Fleet News

Budget 2014: Little low-emission logic in this Budget

The BVRLA's Chief Executive Gerry Keaney on the 2014 Budget.

The Budget didn’t contain much good news for carbon-conscious company car drivers.

George Osborne said he was extending support for low emission vehicles, but there was precious little evidence of that when you examine the detail.

The Chancellor said he was extending the 2% increase in company car tax in 2017/18 and 2018/19, but brushed over the fact that he was also raising the tax rate for zeroemission vehicles at twice that rate – by four percentage points – in the 2018/19 tax year. It means a company car driver choosing a zero-emission vehicle this year would see their company car tax rate rise from zero to 13% within four years.

On a car such as the electric Volkswagen e-Golf, that means an employee paying tax at the 40% rate would see their bill soar from £0 per year to nearly £1,600. By 2018/19, the driver choosing the e-Golf would be paying almost exactly the same amount in company car tax as if they had chosen a diesel Golf with all its particulates, CO 2 and NO x emissions.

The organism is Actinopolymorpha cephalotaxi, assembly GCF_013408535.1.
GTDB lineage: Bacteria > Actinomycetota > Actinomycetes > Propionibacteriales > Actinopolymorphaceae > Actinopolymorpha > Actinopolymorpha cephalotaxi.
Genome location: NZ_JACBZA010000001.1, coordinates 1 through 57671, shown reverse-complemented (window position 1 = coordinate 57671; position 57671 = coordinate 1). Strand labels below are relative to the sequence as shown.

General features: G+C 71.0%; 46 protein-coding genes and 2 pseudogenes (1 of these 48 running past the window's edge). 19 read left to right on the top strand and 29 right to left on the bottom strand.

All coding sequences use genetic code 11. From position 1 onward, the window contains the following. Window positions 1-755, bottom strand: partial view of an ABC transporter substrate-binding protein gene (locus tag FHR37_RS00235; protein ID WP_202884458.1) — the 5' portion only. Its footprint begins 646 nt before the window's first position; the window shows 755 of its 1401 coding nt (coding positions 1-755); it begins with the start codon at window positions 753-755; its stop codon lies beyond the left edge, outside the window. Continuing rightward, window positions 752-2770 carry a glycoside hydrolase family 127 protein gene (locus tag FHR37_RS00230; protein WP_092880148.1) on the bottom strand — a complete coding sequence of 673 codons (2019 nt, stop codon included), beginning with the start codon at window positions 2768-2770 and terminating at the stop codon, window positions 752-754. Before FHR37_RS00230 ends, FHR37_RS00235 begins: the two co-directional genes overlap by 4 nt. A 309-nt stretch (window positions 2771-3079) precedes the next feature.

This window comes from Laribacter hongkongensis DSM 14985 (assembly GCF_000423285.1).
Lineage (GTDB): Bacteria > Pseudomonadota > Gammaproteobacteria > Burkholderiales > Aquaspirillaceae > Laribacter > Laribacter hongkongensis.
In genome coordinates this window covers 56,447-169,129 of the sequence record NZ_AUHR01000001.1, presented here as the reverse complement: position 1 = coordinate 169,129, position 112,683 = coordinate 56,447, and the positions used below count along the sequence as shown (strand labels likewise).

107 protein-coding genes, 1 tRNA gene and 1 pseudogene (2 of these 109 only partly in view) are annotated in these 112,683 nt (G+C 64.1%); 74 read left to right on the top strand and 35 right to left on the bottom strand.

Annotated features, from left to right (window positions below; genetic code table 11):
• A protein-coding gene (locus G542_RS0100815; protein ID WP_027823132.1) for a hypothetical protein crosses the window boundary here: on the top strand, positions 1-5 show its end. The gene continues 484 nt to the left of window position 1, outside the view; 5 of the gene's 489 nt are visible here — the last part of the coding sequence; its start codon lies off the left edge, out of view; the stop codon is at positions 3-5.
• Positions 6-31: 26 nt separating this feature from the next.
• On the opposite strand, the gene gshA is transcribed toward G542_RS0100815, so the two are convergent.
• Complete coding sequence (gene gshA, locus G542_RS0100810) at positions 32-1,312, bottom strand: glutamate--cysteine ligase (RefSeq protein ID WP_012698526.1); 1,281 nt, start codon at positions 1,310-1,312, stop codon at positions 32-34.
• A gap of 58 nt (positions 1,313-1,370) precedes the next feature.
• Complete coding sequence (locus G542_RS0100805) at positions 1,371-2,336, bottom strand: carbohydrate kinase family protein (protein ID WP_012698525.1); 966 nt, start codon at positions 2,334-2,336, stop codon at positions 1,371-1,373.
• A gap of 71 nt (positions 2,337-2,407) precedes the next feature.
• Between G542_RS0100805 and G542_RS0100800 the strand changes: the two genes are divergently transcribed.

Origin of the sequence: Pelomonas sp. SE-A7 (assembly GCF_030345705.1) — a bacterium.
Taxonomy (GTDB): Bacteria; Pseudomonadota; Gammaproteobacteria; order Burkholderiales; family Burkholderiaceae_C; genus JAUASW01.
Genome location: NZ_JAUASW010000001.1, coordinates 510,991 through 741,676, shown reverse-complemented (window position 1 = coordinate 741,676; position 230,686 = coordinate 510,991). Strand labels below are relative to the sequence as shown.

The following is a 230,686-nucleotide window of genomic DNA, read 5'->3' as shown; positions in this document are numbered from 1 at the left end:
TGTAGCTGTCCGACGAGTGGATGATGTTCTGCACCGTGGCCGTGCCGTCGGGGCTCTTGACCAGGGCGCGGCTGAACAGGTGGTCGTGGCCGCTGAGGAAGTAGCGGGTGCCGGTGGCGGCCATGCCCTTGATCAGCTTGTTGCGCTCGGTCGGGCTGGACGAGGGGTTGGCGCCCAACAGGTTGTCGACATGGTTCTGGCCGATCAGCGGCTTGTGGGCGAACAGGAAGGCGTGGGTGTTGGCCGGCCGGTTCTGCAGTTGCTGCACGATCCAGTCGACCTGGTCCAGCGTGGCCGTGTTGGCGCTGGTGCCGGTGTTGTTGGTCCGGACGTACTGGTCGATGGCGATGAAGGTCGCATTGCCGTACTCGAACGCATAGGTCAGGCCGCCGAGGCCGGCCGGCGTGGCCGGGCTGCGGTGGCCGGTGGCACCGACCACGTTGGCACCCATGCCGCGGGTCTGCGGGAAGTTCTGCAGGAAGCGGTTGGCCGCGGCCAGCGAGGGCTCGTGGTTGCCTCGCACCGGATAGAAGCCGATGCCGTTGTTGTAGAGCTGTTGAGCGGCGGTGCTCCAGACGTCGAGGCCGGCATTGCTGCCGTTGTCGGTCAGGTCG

The tax incentive will have gradually vanished. Earlier this year, the Government reiterated its goal of moving the UK’s car fleet to ultra-low emission vehicles by 2040. Policymakers claim the fleet sector is a key market for electric vehicles because it already operates the cleanest cars on UK roads and makes purchasing decisions based on rational, cost-of-ownership calculations.

By tweaking the tax regime, the Government knows it can influence these calculations and make choosing an ultralow emission vehicle an obvious choice for thousands of businesses and their drivers.

Instead, as a reward for operating the lowest emitting vehicles on UK roads, company car drivers are being asked to pay an extra £720 million in tax over the next five years.

Meanwhile, hundreds of thousands of grey fleet drivers are encouraged to do extra mileage in their older, more polluting cars because the Government hasn’t got the nerve to tackle the issue of inflated AMAP (approved mileage allowance payment) rates.

Where is the ultra-low emission logic in that?

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